CDS group: Editorial/Press group. If I had a choice, I wouldn't have chosen the press group. I had been doing press-related work for over 6 years at the time and I wanted to try something else. But that wasn't to be, I ended up in the Press group. Anyway, I ended up talking too much, quite uncharacteristically, at the meetings. At least I talked enough to have to pull a stunt to avoid being made president of the group. Don't ask me why.

Accommodation (How easy was it to get a place): My employer had that covered. He got somewhere better than I had expected.

Cost of living: Just slightly lower than it is in Lagos.

One year service, is it worth it?: I think so although there were times I wished it were over and done with. I'm sure it's gonna fit into a larger picture.

Final words!!! You would have to wait a couple of decades to get those.

Congrats to 2015 Batch A on their swearing-in ceremony today. Meanwhile the countdown is still on.....#56 days to go.

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Saturday, 2 May 2015

Tales of a corper shun (3)

It has not been easy doing this 'cos some of my bigheaded friends have refused to take me serious....*wipes tears. Ees not fair, anyhow sha we'll be fine. Thanks to this 'beta pikin' for agreeing to do this. Enjoy reading!!!

Name: Akintade Katherine Oluwaseun

School Attended: University of Lagos

Course Studied: Accounting

State of deployment: Benue State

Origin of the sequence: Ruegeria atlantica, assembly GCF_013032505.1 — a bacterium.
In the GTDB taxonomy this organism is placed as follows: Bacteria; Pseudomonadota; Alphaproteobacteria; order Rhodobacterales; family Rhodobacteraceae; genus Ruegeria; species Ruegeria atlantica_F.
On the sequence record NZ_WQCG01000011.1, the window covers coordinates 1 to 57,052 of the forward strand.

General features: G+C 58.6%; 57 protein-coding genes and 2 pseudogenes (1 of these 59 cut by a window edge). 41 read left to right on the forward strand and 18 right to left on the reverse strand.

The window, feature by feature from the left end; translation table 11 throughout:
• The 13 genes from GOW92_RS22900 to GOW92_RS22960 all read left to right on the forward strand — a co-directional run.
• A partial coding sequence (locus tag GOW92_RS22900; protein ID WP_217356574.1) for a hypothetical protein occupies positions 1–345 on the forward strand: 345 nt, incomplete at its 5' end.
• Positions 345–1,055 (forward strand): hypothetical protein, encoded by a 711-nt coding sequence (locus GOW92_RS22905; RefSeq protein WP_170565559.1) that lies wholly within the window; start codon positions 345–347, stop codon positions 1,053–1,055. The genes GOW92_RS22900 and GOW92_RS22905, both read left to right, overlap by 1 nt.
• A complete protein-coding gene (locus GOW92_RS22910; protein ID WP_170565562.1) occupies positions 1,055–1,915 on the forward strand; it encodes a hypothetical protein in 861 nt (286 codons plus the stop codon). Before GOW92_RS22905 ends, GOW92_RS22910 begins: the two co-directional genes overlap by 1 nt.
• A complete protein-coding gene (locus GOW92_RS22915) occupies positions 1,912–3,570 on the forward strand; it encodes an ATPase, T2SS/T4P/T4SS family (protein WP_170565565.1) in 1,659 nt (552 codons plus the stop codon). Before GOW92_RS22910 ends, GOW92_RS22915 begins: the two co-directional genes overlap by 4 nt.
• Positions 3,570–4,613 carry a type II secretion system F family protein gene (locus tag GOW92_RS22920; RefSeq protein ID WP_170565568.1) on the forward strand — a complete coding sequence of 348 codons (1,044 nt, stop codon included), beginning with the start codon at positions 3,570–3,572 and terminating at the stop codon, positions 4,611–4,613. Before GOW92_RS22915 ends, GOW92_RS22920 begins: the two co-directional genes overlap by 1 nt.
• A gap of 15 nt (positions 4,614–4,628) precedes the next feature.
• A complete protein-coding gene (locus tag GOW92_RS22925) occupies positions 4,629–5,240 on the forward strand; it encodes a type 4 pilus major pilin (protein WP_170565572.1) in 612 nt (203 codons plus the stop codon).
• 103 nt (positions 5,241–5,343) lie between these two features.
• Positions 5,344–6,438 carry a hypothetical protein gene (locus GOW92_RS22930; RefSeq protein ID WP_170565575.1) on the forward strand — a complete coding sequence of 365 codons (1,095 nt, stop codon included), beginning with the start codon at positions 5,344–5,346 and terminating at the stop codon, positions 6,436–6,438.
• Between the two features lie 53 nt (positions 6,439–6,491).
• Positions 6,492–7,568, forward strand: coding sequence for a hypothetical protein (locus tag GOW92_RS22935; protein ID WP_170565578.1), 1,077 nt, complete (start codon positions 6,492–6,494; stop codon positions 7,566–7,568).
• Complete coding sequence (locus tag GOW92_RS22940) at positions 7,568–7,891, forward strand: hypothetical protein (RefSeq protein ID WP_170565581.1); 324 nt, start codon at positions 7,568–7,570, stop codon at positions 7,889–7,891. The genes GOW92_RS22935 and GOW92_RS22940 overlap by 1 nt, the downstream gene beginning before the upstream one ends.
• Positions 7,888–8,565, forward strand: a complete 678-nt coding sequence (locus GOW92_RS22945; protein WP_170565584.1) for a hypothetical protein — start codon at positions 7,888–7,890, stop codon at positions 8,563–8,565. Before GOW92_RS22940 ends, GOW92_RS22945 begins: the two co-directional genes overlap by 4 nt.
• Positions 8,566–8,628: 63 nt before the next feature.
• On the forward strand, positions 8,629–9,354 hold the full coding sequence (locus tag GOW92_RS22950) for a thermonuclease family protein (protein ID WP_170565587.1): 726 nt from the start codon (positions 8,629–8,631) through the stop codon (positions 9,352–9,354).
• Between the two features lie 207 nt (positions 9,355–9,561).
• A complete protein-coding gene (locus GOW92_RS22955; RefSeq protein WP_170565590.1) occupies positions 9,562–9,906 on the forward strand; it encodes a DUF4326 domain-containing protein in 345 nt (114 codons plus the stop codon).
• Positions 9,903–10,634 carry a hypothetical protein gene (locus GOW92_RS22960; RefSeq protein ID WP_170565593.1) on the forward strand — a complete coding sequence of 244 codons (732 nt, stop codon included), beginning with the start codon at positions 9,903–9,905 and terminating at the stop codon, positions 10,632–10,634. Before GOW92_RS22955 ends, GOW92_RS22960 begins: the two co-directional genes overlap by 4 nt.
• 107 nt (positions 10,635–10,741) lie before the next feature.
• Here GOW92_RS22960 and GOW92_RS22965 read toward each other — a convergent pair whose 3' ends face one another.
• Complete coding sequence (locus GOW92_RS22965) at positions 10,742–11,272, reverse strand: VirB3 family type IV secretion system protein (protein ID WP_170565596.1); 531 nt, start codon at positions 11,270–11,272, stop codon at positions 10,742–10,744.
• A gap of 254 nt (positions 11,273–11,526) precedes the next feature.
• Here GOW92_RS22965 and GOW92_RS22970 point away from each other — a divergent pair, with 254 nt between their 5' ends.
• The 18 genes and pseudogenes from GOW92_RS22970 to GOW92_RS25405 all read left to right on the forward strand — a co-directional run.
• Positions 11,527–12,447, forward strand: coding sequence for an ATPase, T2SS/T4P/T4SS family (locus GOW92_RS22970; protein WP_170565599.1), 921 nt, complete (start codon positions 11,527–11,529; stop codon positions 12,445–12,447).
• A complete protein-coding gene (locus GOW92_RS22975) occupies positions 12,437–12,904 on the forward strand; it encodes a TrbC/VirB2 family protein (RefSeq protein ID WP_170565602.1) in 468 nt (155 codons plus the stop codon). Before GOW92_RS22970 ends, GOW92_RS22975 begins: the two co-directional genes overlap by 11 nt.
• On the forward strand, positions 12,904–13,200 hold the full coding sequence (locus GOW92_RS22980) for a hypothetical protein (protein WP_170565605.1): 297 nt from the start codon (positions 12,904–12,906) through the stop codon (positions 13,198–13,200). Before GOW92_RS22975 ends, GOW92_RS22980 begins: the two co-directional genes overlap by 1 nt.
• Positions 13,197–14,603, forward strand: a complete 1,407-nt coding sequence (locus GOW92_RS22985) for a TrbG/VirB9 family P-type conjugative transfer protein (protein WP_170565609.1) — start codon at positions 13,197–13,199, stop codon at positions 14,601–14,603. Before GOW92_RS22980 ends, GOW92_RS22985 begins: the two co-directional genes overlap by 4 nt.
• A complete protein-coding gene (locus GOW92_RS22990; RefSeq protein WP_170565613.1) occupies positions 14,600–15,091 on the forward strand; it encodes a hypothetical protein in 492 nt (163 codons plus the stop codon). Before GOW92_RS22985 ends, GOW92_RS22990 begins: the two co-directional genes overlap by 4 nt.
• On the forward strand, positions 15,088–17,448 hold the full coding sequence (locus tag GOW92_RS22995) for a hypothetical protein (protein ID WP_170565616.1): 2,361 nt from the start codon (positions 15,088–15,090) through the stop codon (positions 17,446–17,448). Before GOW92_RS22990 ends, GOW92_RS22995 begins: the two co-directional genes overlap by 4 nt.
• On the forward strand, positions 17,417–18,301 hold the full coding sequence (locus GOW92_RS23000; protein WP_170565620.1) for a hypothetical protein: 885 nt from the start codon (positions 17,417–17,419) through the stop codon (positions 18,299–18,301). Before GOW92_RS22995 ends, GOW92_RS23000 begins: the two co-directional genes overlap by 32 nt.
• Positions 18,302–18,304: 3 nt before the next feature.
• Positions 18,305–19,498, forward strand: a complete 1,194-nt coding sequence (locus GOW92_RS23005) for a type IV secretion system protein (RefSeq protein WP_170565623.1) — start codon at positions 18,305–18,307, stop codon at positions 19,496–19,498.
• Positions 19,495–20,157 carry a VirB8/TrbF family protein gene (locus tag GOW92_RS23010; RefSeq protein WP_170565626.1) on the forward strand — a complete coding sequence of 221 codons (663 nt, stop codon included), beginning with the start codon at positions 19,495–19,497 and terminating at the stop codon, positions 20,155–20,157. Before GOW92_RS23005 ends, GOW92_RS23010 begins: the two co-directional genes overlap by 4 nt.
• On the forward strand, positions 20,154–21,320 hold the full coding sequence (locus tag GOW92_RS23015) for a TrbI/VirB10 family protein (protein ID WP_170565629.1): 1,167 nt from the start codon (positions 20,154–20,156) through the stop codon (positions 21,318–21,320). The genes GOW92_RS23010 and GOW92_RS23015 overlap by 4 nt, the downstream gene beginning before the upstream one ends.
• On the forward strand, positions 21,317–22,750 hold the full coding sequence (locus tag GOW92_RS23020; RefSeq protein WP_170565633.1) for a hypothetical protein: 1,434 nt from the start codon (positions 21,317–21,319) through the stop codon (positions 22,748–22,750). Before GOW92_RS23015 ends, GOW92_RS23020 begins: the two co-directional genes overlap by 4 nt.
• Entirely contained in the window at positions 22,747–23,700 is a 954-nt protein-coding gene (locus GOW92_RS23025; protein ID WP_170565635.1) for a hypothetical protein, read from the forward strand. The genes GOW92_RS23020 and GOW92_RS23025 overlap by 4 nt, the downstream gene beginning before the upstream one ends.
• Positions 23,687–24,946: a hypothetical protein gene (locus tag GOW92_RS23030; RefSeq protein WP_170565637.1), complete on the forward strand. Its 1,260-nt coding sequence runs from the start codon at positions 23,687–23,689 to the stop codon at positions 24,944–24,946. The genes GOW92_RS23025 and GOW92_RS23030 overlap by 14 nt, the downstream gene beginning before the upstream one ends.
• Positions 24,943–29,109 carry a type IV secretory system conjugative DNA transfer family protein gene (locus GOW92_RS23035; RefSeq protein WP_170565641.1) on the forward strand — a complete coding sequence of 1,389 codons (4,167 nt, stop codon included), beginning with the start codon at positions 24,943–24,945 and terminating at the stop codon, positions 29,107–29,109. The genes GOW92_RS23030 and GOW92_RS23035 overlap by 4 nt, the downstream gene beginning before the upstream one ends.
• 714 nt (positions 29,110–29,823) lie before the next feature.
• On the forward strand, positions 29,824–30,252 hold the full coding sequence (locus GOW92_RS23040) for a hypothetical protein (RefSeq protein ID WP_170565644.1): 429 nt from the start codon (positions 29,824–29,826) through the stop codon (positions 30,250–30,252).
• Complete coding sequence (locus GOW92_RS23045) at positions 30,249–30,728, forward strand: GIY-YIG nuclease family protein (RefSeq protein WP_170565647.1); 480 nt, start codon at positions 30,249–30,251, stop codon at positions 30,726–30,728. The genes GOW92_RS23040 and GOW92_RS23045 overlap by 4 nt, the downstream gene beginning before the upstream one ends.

Initial reaction to posting: I was first told by a friend that it was Borno, which made me sad and happy. Sad 'cos I had to go to the North for camp and happy 'cos that was automatic redeployment for me. When I later found out that it was Benue, I was indifferent 'cos I wanted God's will.

Camping experience: Camp was just there. I made friends.

Place of Primary Assignment (Experience there):   I was posted to teach in an almost non-existing school which made NYSC boring to me because there were just few teachers and students. I later got a new PPA which made me realize teaching can be fun tho stressful cos you have the opportunity to impact lives.

CDS group: Entrepreneurship Development CDS group.

Accommodation (How easy was it to get a place): Getting accommodation wasn't a big deal because one can get the cheapest houses in the community I was posted to. Just #1000 per month.

Cost of living: Benue State na, #FoodBasketoftheNation. Food stuffs aren't so expensive, tho some other things can be so expensive.

One year service, is it worth it?: I really don't know if it's worth it but I expected much than I've received.

Final words!!! It's been God all the way

So I'm counting down to end of service. #61daystogo

P.S: If you'll like to be featured, holla at me via email. Merci beaucoup

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Monday, 6 April 2015

Tales of a corper shun (1)